Saturday, September 3, 2011

Stolen, by Lucy Christopher: Wherein Australia steals my vote AGAIN

by Lucy Christopher
Chicken House (Scholastic, Inc.): New York, 2010.
ISBN: 978-0545-17093-2
I’m just going to go out on a limb and say it:  I still have no idea how Shipbreaker won a top literary prize when it was up against so, so, so many better written books.  Like, say, Stolen, by Lucy Christopher.  Holy, creepy, moly, is this a stunningly well written book, gorgeous in descriptive and evocative language, often striking chords and depths of frightened/confused/sympathetic emotions with a reader in ways that frankly, many YA books strive to reach, but just can’t quite get to.  So again.  I fail to see how a great story with excellent writing is just an honor book (like so many others this year), while a great story with just good writing (in my opinion) was the winner.  AHEM.  End of rant. 
Sixteen-year-old London teenager Gemma is on her way to Vietnam with her parents for vacation when she is drugged and abducted by a handsome, blue-eyed, oddly familiar stranger during her layover in the Bancock airport.  When she finally wakes up, she finds herself in desolate house filled with years of provisions, in the middle of a foreign desert.  Ty, her captor, is the only other human for hundreds of miles.  Naturally, Gemma is terrified, confused, and wants to escape.  Naturally, Ty doesn’t want her to, but curiously also doesn’t want to harm her in any way.  Over time, Gemma discovers that he has been planning this for years, following her and her family, learning everything he could about her as he planned and built his isolated desert compound.  However, as Gemma and her readers come to know Ty, his kindness, and his story, surprising and confusing feelings of sympathy emerge.  In this terrifyingly gripping story of survival, lines are blurred between hate, compassion, empathy, captivity, and freedom. Striking and gorgeous descriptions of the Australian Outback are juxtaposed with a rich, realistic, and evocative spectrum of emotions.  This boldly written first person narrative is recommended for teens grade 8 and up, and may even hold special interest for adults who want a read-alike of books like Emma Donoghue’s Room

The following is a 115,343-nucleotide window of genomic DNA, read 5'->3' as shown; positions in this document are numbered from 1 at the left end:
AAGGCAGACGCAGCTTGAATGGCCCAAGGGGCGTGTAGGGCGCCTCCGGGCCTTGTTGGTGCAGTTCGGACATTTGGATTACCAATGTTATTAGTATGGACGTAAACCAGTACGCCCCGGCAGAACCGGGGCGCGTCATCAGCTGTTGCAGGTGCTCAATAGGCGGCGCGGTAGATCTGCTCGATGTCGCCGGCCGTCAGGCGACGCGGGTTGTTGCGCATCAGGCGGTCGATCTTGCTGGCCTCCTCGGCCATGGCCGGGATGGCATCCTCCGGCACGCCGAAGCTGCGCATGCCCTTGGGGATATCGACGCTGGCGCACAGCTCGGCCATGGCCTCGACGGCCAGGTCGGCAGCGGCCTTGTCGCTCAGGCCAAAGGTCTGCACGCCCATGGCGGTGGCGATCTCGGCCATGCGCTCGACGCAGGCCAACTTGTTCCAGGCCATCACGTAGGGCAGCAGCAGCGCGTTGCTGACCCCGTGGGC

Sidebar: It is my understanding that Lucy Christopher is not-quite-Australian, but lived there for a while.  I’m counting her and this book in my funloveparade of awesome lit coming straight of that giant landmass down under.  Seriously.  Keep it up, Australia!  If you couldn’t tell, I thought this book was fantastic.  Terrifying and confusing.  But dayum the man.  Never did I ever think it would happen,  but Lucy Christopher takes us right along with Gemma; I too developed a wicked case of Stockholm Syndrome before I saw it coming.  Sure, you could argue the camel capture and taming is kind of an obvious metaphor.  But in a book that creates such a frighteningly real yet foreign world, it’s not outside of the scope, and moreover, it works.  This story has great adult appeal, and yet also works so well in the YA length and format; we really just need the high/lowlights that Gemma gives about her experience.  I could say more but won’t waste your time; do yourself a favor and just read it.  You won’t regret it!

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